• FALL MSJC Annex

    Title  

    Criminal Law  

    Course Section Number  

    AJ-101-3371  

    AJ 101 Criminal Law  

    Online  

    This course is a MAJOR course for the Associates Degree in AJ and for the Associates Degree for Transfer in AJ.  

    This course studies the history, philosophy, constitutional provisions of law, and the classification of crimes. This course also examines the application of criminal law in the criminal justice system through review of case-law, methodology, and concepts of law in society. Course material also categorizes and evaluates specific crimes and analyzes the most frequently used sections of the Penal Code. 

    Transfers to UC/CSU: Yes 

    Title  

    C++ Programming - Level 1  

    Course Section Number  

    CSIS-113A-1926  

    CSIS 113A C++ Programming I  

    Online   

    This course is a MAJOR course for the Associates Degree in Computer Science and for the Associates Degree for Transfer in Computer Science.  

    This course introduces the principles of object-oriented programming using the C++ programming language. Students will investigate and evaluate various programming design methodologies and apply them to programming problems in C++. C++ features that will be covered include language syntax, class definitions, control structures, function definitions, and basic data structures. No prior programming experience required. 

    Transfers to UC/CSU: Yes 

    Title  

    History/Appreciation of Dance  

    Course Section Number  

    DAN-100-1324  

    Dance 100 History & Appreciation of Dance  

    Online  

    This course fulfills MSJC GE AREA F (Diversity); CSUGE AREA C1 (Arts); IGETC AREAS 3A and 3B (Arts and Humanities). This course explores the universal human activity known as dancing from a cross-cultural perspective, examining the myriad ways in which dance functions in societies. The histories, theories, techniques, and purposes of various theatrical, religious, and social dances from around the world are compared, contrasted, and interrelated. The culture-specific nature of the dancing body and its audiences are analyzed to discover the meanings carried within these dances. 

    Transfers to UC/CSU: Yes 

    Title  

    World History to 1500  

    Course Section Number  

    HIST-103-1107  

    History 103   
    World History to 1500  

    Hybrid  

    T 3:00-4:15  

    This course fulfills MSJC GE AREA B2 (Social and Behavioral Sciences) CSUGE AREAS C2 (Humanities); AREA D (Social Behavioral Sciences); IGETC AREAS 3B (Humanities); AREA D (Social Behavioral Sciences).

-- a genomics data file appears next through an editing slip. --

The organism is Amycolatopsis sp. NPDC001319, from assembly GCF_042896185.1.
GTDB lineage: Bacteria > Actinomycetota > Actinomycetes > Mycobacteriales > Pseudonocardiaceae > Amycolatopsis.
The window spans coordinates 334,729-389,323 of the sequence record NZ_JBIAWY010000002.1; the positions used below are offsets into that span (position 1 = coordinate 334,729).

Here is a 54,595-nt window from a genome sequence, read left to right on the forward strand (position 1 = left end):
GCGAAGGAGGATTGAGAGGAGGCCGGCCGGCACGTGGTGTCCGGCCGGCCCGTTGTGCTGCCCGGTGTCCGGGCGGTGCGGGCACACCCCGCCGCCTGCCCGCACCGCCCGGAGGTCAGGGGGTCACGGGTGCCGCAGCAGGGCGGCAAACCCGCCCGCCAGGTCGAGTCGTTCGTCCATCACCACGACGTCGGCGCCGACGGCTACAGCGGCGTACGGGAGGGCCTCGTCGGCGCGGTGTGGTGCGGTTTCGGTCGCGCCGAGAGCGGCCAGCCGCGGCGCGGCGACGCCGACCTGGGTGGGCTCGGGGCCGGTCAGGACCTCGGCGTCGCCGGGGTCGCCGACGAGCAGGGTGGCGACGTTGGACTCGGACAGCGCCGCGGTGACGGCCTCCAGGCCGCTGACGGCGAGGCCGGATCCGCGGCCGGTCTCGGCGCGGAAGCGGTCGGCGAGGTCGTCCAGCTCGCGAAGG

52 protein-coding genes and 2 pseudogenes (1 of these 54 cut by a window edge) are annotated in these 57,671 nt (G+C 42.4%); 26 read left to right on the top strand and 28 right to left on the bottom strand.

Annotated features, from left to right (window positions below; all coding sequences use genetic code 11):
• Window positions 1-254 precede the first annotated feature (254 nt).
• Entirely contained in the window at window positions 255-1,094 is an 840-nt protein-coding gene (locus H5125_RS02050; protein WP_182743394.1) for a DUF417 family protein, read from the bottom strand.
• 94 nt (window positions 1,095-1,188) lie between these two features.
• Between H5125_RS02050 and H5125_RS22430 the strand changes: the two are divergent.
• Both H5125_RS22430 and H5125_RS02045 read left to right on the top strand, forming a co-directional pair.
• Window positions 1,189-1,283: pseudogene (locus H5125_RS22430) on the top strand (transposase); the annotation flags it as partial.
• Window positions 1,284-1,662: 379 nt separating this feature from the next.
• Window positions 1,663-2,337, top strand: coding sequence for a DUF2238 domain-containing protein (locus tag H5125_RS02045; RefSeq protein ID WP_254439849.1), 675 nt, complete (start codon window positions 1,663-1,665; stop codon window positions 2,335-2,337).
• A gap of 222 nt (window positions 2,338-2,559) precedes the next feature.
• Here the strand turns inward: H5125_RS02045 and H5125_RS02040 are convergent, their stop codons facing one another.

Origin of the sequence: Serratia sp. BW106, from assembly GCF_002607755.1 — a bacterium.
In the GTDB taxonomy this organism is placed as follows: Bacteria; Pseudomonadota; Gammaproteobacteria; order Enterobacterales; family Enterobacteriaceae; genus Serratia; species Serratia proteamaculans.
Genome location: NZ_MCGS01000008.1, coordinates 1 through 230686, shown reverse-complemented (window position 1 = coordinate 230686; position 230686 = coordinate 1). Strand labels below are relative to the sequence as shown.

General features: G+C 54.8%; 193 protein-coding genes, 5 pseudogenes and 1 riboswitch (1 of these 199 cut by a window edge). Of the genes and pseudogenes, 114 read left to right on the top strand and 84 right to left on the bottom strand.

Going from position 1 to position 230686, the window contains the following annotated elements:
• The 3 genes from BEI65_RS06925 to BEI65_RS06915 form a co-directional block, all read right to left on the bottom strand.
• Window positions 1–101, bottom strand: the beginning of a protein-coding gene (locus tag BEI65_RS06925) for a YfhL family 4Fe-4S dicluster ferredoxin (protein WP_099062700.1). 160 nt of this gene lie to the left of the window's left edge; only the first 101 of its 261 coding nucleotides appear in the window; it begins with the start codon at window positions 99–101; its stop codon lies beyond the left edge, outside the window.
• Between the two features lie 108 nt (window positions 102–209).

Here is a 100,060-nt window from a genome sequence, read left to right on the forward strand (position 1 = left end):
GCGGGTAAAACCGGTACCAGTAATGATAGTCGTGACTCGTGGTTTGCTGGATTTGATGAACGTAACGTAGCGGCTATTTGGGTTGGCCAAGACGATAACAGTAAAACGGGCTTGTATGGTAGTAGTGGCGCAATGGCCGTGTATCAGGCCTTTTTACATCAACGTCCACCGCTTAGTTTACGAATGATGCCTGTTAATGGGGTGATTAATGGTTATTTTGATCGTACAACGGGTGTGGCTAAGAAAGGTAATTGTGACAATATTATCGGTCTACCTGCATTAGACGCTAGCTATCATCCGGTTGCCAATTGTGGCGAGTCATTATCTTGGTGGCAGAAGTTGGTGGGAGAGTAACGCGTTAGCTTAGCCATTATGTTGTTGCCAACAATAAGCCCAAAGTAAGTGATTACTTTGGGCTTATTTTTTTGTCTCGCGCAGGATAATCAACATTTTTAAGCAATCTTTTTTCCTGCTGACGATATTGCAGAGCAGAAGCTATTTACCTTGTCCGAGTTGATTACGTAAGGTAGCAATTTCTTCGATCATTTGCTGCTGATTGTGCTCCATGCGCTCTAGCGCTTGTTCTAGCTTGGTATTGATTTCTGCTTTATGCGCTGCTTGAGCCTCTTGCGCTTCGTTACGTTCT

This course is a survey of ancient history that explores the origin and development of human societies in the Near East, India, Asia, Africa, the Americas, and Europe. Using a comparative approach to study the world's major civilizations, students will examine their social structure and daily life, political systems, economic development, and cultural values. 

    Transfers to UC/CSU: Yes 

    Title  

    U.S. History to 1877  

    Course Section Number  

    HIST-111-1111  

    History 111 US   
    History to 1877  

    Online  

     

    This course fulfills MSJC GE AREA B1 or B2 (Social and Behavioral Sciences) CSUGE AREAS AREA D (Social Behavioral Sciences); US-1 (U.S History) IGETC AREA D (Social Behavioral Sciences); US-1 (U.S History). 

    This course explores political, social, cultural, economic, and intellectual developments in the United States from colonization and settlement through the Civil War and Reconstruction. 

    Transfers to UC/CSU: Yes 

    Title  

    History of World Religions  

    Course Section Number  

    HIST-118-1821  

    History 118   
    History of World Religions  

    Online 

    This course fulfills MSJC GE AREA C (Humanities); CSUGE AREA C2 (Humanities); IGETC AREA 3B (Humanities). 

    This course examines the origins, doctrines, practices, people, and events leading to the development of the world’s major religions from ancient times to the present. Through an objective study, students will gain an appreciation for how Hinduism, Buddhism, Confucianism, Daoism, Judaism, Christianity, and Islam simultaneously influenced and were shaped by political, social, and economic institutions. The beliefs of the indigenous peoples of the Americas and Africa and contact with foreign religions will also be considered. 

    Transfers to UC/CSU: Yes